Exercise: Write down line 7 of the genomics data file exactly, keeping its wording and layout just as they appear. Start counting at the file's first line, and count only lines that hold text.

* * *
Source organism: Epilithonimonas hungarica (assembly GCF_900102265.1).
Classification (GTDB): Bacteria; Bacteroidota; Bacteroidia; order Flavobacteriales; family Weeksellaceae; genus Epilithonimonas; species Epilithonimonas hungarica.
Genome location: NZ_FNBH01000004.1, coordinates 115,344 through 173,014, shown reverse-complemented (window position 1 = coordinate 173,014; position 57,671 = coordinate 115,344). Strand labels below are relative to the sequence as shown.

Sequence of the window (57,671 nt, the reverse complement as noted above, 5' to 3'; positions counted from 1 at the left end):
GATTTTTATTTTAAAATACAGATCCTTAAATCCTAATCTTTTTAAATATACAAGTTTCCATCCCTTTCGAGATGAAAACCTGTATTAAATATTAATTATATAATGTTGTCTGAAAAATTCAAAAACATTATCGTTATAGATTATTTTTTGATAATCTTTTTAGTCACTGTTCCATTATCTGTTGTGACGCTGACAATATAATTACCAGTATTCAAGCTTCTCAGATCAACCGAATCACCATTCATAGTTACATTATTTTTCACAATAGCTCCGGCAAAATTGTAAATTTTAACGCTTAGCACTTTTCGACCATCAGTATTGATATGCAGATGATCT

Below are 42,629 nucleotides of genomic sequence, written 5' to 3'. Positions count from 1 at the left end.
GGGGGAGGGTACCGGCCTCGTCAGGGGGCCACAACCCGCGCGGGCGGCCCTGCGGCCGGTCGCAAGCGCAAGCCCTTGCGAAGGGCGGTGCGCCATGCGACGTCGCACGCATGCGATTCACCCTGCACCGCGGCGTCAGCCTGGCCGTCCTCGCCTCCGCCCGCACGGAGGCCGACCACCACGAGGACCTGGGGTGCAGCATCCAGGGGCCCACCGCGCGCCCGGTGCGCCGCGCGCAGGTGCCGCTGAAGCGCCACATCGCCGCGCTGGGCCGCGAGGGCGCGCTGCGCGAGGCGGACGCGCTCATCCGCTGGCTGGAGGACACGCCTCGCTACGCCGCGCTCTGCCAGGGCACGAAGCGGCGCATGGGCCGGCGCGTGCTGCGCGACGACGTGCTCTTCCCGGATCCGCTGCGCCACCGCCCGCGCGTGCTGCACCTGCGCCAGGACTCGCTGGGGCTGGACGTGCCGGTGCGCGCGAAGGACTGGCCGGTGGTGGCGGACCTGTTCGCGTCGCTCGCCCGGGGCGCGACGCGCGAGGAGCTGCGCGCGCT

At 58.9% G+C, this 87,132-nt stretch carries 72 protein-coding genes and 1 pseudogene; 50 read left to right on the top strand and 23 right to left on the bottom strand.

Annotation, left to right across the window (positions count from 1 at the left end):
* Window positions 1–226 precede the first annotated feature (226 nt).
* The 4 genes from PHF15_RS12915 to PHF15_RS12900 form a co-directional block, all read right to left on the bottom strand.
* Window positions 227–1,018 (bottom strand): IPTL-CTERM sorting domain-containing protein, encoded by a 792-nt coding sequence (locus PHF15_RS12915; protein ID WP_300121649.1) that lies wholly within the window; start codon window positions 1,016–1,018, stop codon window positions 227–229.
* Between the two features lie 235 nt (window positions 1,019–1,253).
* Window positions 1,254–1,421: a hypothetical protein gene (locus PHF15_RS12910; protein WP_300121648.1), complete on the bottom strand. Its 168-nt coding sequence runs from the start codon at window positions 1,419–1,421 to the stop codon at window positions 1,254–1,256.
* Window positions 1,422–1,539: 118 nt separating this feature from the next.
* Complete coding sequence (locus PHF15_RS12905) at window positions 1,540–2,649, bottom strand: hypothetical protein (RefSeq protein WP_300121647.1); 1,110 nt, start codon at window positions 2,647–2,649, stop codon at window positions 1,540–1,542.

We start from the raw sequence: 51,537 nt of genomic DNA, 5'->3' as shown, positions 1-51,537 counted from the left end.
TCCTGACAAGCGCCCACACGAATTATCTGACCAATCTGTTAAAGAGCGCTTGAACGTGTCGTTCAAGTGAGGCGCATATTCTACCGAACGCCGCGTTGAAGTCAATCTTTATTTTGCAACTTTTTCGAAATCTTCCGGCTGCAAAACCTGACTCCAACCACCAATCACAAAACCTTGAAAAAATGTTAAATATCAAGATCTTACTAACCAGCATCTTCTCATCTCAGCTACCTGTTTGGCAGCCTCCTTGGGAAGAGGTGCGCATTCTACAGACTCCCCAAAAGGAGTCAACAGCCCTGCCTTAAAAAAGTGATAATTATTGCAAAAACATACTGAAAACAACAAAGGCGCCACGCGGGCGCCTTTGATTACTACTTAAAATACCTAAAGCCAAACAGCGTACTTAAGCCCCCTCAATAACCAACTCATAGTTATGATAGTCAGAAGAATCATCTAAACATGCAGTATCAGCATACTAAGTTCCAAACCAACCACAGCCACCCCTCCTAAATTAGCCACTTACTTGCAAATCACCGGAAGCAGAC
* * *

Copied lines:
GGGGGAGGGTACCGGCCTCGTCAGGGGGCCACAACCCGCGCGGGCGGCCCTGCGGCCGGTCGCAAGCGCAAGCCCTTGCGAAGGGCGGTGCGCCATGCGACGTCGCACGCATGCGATTCACCCTGCACCGCGGCGTCAGCCTGGCCGTCCTCGCCTCCGCCCGCACGGAGGCCGACCACCACGAGGACCTGGGGTGCAGCATCCAGGGGCCCACCGCGCGCCCGGTGCGCCGCGCGCAGGTGCCGCTGAAGCGCCACATCGCCGCGCTGGGCCGCGAGGGCGCGCTGCGCGAGGCGGACGCGCTCATCCGCTGGCTGGAGGACACGCCTCGCTACGCCGCGCTCTGCCAGGGCACGAAGCGGCGCATGGGCCGGCGCGTGCTGCGCGACGACGTGCTCTTCCCGGATCCGCTGCGCCACCGCCCGCGCGTGCTGCACCTGCGCCAGGACTCGCTGGGGCTGGACGTGCCGGTGCGCGCGAAGGACTGGCCGGTGGTGGCGGACCTGTTCGCGTCGCTCGCCCGGGGCGCGACGCGCGAGGAGCTGCGCGCGCT